April 2010 Archives
I still feel the same way about OmmWriter. I hope the version they are planning for the iPad is available soon.I'm always testing new bits of software, new tools. Oooh, pretty-shiny-new, how does it work? Most of the time I use a thing once or twice and then forget about it. I move on. But every so often, I find something that naturally suits my way of working, and it becomes part of my life.
My newest favorite thing is OmmWriter - an application created for writing and concentration. A pared-down space. I can imagine making some changes to it (I'd love to be able to add my own background picture someday, or choose my own ambient sound) but the defaults are fine. The software reminds me to be still, to take my time, to think, and then it gets out of the way.
Michael Nobbs has a .pdf book now available as a free download on his website: "Start to Draw Your Life." It's full of encouragement and inspiration for anyone who is interested in beginning to draw...
Yesterday was Art All Night, a giant one-night art show in Pittsburgh. Each artist can only submit one piece, but there is no jury, no censorship, no cost to participate. Organizers told me that this year 1175 people submitted art to show. More than 10,000 people attended. Inspiring to see the outpouring of work.
I am going to use the "Sundry Notes" application for typing the text of this post, as I figure out what are the best ways I can use my iPad in the general flow of things I do.
Meanwhile, I listen to the tone of a late train whistle and think about turning off electronics in favor of a book tonight.
A visual clip from Tim O'Reilly's keynote at a recent conference. The video on You Tube is worth a listen - a chance to hear what O'Reilly thinks of big data, the cloud, and where technology is headed.
There is a vitality, a life force, an energy, a quickening that is translated through you into action, and because there is only one of you in all of time, this expression is unique. And if you block it, it will never exist through any other medium and it will be lost. The world will not have it. It is not your business to determine how good it is nor how valuable nor how it compares with other expressions. It is your business to keep it yours clearly and directly, to keep the channel open. You do not even have to believe in yourself or your work. You have to keep yourself open and aware to the urges that motivate you. Keep the channel open.
If more people start using this workaround, maybe someone else will figure out how to print full-sized pages and .pdfs.
(Click to enlarge note - which was made with School Notes Pro on my iPad.)
Not a perfect solution, but it is possible for me to print images up to 5" x 7" from my iPad, via wifi printing to my HP printer.
2 key bits of information:
1. You can take a screen shot with your iPad in the same way you do it with an iPhone - briefly press the power switch and the home button at the same time. The resulting .png image turns up in your Photos application.
2. HP makes a free app called iPrint for the iPhone and iPod touch which lets you print photos to your wifi-connected HP printer. iPrint also works on the iPad.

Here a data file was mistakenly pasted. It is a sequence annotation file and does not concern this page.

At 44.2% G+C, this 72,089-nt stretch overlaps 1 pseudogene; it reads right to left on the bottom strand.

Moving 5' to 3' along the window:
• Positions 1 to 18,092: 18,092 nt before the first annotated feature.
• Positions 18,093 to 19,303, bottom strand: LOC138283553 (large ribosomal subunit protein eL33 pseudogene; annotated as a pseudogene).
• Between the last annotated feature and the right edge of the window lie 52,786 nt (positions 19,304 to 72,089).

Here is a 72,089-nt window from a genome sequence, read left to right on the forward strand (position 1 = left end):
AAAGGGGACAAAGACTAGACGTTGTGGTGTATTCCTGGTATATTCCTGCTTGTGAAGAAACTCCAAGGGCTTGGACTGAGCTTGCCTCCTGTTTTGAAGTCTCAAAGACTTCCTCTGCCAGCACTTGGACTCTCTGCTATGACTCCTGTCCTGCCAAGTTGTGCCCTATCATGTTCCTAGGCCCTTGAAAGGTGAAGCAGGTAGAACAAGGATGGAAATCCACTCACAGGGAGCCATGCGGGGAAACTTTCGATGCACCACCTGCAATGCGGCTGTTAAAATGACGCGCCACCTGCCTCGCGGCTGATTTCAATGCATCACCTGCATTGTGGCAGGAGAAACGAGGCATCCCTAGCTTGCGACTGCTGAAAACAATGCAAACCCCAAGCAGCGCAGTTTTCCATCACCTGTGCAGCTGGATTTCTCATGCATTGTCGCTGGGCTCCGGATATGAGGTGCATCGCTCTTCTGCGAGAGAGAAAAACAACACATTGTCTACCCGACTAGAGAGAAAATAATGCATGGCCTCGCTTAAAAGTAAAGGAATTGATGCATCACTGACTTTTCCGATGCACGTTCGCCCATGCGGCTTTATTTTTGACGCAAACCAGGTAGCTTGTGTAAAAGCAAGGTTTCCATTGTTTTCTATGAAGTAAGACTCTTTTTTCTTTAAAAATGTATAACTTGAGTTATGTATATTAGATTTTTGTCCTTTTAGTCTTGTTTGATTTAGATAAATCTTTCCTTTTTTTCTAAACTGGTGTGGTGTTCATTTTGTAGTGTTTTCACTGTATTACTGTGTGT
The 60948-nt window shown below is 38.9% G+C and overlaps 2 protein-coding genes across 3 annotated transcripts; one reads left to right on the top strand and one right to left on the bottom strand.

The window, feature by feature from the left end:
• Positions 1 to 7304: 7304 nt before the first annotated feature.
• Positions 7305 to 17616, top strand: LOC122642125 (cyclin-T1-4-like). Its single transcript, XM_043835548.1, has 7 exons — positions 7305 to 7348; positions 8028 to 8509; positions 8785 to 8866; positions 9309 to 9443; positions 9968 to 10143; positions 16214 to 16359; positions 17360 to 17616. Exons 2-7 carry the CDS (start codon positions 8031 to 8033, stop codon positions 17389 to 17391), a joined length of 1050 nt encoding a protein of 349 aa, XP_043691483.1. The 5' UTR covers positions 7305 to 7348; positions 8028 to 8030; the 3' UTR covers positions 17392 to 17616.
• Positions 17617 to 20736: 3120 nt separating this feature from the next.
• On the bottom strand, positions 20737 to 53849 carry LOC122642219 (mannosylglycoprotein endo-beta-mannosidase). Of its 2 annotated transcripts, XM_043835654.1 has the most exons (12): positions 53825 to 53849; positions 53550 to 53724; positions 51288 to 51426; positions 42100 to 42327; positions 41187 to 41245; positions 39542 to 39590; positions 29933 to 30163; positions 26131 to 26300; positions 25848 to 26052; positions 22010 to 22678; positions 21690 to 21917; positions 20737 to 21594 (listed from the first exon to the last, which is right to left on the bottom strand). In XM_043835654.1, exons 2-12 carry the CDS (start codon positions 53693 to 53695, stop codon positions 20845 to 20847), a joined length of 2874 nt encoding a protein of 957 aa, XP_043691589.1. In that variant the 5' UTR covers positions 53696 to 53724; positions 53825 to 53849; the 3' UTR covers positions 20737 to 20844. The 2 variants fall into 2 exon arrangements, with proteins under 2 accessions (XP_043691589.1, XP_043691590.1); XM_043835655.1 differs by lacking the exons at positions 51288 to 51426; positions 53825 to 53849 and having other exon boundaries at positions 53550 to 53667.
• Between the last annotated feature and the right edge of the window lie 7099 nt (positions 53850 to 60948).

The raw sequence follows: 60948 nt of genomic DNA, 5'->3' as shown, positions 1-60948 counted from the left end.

Challenges I have not yet resolved:
While photo resolution is crisp-ish on screen shots, the .pdf files that Mail will let me save to the Photo app are fuzzy.
I can't persuade the application to let me print anything larger than 5" x 7".
Still - it was very cool to press print on the iPad this afternoon, and hear the printer in the other room rumble into action.
As I think this through further, I'll write more.
Has my new iPad utterly transformed my life? Not in ways immediately apparent.
But I now take it for granted that Netflix streams to a thin wireless screen with nothing else attached to it.
Since the device just gets out of the way, I wonder how that invisibility will be used for art?
I made my own iPad case this weekend from felt and fabric. I've put a set of photos from this project over on Flickr.
Lots of ideas when Singularity Hub offers a list of the ten most amazing electronic clothes of the century, and Make magazine names April "Geek Chic" month with a massive round-up post of links.
I did get one, and so far I like it very much. (I also have a MacBook Pro, and in my house we have 2 iPhones and an iPod Touch.)
The iPad partly works as an intermediate device, something between phone and the laptop, a better space for reading web text and watching movies.
But as I use it more and more, it seems like its own new kind of technology. Example: I tried to use a keyboard shortcut to save some work in Pages. No command key. I looked for a "save" button on the screen. No "save" button. Why? The work is always already saved. Why? Why wouldn't you want to have your work saved? Why should you have to explicitly save it?
The designers have stripped away a lot of our habits and assumptions about how technology works, and have thought about what we actually want to do. This can be frustrating or delightful, depending on the context and your point of view.
For the most part, I'm having an awful lot of fun exploring. A ten-inch, responsive, multi-touch screen is incredible to use.
Tomorrow I can go back to believing everything I read on the internet. Meanwhile, I'd love to get a Monolith Action Figure